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Générations: approche multigénérationnelle à l'évaluation

1 au 4 mai, 2011
The Westin Edmonton, Edmonton, Alberta
Email: [email protected]

 

English / Français

Ateliers

Ces ateliers interactifs offrent aux participants des occasions d'acquérir de façon pratique des connaissances et de l'expertise en ce qui a trait aux méthodes, aux concepts et aux outils de l'évaluation. Des ateliers d'une demi-journée et d'une journée sont offerts.

Ateliers d'une journée - le dimanche 1er mai, de 9 h à 16 h


1. Handling data: From logic Model to final report

Gail Barrington, Barrington Research Group, Inc.

This full-day workshop will discuss ways of identifying, collecting, and analyzing program evaluation data that are feasible for the evaluator and meaningful to the client. Based on her more than twenty-five years of consulting experience, Gail will share some hard-won lessons about how to interact with stakeholders, ask the right questions, collect the right data and analyze and present findings in useful ways.

You will have the opportunity to work together and in small groups to tackle some common data collection and data handling problems, particularly in complex studies. Actual work samples will be provided. At the end of the workshop, you will take away some fresh ideas and a number of useful tools and techniques for application in your program evaluation context.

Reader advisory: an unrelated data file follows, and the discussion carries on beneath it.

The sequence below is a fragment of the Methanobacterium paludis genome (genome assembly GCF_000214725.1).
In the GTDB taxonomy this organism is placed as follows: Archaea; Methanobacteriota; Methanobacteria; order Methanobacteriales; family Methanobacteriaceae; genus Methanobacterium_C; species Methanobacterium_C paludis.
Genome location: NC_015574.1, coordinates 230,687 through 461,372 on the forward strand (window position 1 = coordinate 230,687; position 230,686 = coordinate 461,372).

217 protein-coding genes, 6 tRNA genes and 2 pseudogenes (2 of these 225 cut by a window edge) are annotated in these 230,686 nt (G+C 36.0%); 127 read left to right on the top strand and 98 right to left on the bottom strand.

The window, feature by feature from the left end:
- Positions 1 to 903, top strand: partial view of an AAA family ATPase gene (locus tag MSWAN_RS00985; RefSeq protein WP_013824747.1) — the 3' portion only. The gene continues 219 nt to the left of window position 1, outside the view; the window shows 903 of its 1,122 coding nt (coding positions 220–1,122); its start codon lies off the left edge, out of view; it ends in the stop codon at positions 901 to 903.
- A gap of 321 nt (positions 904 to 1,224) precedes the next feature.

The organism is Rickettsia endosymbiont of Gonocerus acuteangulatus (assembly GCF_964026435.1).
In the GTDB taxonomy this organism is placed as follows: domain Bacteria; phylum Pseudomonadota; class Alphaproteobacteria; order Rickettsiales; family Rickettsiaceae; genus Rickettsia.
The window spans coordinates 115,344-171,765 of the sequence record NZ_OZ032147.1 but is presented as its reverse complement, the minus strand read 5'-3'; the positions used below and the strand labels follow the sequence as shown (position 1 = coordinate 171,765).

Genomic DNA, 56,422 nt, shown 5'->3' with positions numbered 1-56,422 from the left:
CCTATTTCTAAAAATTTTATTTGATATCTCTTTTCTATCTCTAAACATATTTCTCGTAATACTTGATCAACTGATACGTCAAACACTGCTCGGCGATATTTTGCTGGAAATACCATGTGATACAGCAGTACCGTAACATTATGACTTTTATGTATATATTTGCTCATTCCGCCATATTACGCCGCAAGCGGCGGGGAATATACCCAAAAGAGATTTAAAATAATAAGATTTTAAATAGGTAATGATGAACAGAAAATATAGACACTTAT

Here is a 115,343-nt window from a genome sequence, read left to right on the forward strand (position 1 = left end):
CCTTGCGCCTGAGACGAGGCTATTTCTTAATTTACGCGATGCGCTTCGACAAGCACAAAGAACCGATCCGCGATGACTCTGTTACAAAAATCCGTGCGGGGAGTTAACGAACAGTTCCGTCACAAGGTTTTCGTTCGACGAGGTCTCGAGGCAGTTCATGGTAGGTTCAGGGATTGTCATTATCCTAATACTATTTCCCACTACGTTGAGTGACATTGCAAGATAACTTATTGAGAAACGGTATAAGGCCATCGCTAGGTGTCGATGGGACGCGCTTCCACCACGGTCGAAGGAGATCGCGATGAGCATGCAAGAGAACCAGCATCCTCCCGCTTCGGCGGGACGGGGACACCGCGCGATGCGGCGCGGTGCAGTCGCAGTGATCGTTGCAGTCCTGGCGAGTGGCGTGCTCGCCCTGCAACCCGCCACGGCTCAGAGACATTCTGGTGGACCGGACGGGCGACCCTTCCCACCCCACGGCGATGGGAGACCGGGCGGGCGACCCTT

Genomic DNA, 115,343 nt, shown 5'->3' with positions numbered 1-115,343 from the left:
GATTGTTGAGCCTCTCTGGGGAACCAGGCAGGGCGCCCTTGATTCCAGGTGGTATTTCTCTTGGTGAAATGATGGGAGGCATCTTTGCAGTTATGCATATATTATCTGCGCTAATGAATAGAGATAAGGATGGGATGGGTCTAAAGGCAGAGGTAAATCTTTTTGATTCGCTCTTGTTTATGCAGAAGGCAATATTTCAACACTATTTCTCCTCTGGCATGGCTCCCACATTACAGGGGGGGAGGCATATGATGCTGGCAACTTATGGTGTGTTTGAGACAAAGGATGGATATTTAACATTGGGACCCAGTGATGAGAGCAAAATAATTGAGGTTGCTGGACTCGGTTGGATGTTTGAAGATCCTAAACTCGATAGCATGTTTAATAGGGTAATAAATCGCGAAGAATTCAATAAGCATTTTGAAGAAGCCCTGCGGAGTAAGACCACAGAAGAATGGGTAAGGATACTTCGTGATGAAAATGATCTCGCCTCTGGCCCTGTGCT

You will learn how to:

  • deal with surface underlying issues that can hamper the implementation of an evaluation;
  • use evaluabilty assessment to develop an accepted logic model;
  • ask the right questions;
  • develop an overall data collection plan and simplify it for participants;
  • link data collection tools;
  • compile data;
  • map themes;
  • triangulate data;
  • prepare and use evidence tables,
  • report findings in comprehensive and effective ways, and
  • think about knowledge transfer after the report is finalized.

2. Evaluation project management 101: Intro to evaluation management practice

Nicole Michaud, Social Sciences and Humanities Research Council
Shannon Townsend, National Research Council

Against a backdrop of demanding technical requirements and a dynamic political environment within the current Canadian context, the goal and challenge of evaluation management is to develop, with available resources and time, valid and useful evaluations. This is certainly true in the evaluation enterprise where recent shifts in the policy and program environments have resulted in significantly more complex projects. This workshop will focus on building and increasing the evaluation management knowledge and skills of those who conduct evaluations, or those who have oversight responsibility, based on an adaptation of project management tools and methodologies in real-world evaluation settings.

Building on a presentation on this topic at the CES 2009 conference, this workshop is intended to increase the evaluation management knowledge and skills of those who conduct evaluations, as well as others who have oversight responsibility. As well , it will introduce participants to a discussion of the principles of project management (PM) and project portfolio management (PPM) based on the Project Management Institute's Project Management Body of Knowledge (PMBOK), including the benefits of applying well-established and internationally accepted PM methodologies to the field of program evaluation.